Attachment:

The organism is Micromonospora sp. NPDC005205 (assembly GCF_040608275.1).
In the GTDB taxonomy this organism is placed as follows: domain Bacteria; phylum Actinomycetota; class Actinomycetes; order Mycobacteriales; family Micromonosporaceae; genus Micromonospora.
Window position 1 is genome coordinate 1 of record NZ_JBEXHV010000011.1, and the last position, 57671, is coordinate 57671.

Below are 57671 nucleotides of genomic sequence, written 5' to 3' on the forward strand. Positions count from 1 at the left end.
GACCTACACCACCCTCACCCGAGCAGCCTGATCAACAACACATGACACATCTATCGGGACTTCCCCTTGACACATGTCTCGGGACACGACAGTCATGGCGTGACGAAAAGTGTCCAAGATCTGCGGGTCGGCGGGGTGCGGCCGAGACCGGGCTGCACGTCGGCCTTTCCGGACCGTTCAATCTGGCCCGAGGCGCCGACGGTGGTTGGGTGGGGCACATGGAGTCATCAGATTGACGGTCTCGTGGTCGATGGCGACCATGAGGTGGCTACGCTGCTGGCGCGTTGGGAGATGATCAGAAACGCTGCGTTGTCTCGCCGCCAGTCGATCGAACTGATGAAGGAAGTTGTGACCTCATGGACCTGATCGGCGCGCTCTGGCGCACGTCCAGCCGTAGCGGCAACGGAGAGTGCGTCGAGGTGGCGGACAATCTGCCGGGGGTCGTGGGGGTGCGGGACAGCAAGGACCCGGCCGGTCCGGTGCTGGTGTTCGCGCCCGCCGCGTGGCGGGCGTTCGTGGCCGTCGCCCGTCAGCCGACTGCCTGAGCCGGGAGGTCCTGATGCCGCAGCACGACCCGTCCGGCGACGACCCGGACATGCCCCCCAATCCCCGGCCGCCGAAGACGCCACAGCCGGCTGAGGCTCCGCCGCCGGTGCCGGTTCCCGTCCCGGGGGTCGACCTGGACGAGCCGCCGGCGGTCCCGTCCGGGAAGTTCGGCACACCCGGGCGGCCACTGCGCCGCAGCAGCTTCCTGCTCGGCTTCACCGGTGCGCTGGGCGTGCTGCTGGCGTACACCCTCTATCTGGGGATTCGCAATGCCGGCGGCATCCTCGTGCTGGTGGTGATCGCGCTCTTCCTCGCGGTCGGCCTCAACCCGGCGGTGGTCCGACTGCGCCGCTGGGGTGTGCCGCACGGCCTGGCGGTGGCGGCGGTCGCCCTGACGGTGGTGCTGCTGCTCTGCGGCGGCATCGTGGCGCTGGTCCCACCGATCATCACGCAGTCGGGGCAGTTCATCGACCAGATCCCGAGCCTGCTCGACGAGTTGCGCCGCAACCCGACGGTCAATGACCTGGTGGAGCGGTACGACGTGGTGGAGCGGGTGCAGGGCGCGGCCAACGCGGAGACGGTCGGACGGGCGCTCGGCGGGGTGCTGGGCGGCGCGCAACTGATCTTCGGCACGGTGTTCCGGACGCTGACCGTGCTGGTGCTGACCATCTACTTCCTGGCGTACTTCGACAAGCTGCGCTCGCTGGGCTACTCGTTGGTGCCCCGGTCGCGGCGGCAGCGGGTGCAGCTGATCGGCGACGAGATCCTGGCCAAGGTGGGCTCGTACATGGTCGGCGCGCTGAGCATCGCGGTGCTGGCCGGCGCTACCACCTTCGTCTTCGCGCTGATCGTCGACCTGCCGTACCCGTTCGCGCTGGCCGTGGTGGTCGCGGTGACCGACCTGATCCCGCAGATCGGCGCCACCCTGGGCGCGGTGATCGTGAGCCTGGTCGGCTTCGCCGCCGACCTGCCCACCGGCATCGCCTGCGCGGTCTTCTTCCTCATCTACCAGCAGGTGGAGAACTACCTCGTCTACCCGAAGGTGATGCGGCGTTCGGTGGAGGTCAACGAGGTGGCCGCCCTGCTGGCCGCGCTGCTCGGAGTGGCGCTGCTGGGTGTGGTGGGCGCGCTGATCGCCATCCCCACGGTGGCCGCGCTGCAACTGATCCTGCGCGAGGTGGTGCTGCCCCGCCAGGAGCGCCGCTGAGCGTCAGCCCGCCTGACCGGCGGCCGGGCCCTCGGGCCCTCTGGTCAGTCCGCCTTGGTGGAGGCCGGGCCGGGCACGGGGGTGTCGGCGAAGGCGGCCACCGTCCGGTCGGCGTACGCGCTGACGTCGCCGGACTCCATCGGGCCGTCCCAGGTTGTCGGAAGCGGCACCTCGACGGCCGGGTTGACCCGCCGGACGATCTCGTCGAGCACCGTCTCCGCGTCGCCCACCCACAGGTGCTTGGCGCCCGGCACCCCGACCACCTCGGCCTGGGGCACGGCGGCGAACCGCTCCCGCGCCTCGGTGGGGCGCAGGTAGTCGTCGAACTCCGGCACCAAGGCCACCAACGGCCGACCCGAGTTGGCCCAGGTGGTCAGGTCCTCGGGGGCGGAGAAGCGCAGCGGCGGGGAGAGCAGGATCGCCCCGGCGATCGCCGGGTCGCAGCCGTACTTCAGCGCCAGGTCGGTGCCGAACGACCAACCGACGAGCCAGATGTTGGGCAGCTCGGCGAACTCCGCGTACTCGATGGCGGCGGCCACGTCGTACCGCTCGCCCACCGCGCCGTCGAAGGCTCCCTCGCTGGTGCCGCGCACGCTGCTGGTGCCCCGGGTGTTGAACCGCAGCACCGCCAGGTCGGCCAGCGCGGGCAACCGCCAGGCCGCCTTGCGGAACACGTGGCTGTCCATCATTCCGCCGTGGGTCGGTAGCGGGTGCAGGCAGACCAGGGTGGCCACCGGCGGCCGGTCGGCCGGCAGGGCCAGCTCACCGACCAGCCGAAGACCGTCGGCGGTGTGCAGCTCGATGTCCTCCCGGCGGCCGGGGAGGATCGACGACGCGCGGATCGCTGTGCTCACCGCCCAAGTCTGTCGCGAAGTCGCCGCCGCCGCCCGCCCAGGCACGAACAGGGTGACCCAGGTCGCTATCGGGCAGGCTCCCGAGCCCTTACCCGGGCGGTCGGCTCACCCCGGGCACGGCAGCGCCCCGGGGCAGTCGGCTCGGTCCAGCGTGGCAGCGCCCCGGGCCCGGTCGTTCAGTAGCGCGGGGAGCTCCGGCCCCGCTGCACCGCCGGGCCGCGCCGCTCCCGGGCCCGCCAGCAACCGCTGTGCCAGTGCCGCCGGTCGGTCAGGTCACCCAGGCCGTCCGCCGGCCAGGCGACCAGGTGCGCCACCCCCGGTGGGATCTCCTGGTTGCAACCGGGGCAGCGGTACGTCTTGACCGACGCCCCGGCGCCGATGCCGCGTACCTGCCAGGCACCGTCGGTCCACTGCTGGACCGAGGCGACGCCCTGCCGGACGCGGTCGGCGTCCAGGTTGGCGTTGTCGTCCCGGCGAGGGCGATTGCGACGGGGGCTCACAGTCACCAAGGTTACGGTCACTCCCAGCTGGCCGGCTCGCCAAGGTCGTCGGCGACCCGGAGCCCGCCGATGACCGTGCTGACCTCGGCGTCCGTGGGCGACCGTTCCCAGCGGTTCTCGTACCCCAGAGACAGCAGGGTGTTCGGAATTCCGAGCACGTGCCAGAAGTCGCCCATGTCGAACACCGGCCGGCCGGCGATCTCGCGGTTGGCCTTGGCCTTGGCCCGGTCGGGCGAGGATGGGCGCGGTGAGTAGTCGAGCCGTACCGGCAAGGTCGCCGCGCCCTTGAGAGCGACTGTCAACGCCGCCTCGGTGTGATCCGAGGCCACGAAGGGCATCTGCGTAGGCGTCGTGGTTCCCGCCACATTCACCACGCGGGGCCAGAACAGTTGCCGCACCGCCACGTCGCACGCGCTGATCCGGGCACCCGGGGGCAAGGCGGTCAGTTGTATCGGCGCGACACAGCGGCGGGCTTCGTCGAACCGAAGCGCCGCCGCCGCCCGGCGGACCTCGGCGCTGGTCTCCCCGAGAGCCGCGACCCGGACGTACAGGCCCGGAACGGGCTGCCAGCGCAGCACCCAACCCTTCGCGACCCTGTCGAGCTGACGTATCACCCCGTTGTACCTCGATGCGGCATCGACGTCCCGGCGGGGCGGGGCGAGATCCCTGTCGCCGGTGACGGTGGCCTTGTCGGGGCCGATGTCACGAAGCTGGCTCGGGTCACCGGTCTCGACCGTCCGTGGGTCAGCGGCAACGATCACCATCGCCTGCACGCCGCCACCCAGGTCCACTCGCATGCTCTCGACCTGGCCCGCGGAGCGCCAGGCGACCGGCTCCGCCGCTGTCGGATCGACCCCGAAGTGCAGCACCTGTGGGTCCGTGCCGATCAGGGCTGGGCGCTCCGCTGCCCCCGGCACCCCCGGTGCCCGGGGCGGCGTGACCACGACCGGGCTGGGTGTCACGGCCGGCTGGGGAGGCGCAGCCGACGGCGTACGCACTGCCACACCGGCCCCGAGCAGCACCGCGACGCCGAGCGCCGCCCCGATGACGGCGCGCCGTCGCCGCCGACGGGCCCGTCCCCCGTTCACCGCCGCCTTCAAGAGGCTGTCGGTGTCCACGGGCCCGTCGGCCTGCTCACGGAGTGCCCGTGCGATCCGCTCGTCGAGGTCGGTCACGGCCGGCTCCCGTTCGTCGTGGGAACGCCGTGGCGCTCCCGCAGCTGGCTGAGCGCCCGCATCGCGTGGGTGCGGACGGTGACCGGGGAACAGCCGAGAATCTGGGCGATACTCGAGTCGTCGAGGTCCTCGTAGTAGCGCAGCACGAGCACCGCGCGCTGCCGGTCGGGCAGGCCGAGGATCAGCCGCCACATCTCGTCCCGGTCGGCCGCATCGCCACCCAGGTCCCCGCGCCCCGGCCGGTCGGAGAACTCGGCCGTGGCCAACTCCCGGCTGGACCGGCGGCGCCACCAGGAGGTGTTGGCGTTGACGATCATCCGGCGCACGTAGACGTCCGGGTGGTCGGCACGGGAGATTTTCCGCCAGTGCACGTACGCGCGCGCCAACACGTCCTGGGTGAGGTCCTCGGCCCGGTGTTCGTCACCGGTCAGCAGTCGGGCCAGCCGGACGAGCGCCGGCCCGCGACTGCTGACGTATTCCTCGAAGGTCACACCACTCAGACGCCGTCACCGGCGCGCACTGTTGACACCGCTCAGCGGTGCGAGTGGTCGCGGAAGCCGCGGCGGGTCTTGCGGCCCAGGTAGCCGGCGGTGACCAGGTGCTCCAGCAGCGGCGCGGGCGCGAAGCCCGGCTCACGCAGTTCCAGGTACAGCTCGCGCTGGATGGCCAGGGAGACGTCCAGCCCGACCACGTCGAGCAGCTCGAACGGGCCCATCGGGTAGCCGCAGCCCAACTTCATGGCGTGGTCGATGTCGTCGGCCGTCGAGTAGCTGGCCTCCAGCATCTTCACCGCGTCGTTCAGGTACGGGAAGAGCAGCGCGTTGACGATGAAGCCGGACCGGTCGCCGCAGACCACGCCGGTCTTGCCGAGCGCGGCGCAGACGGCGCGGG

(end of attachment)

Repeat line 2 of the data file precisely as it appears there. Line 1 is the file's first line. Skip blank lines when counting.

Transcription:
In the GTDB taxonomy this organism is placed as follows: domain Bacteria; phylum Actinomycetota; class Actinomycetes; order Mycobacteriales; family Micromonosporaceae; genus Micromonospora.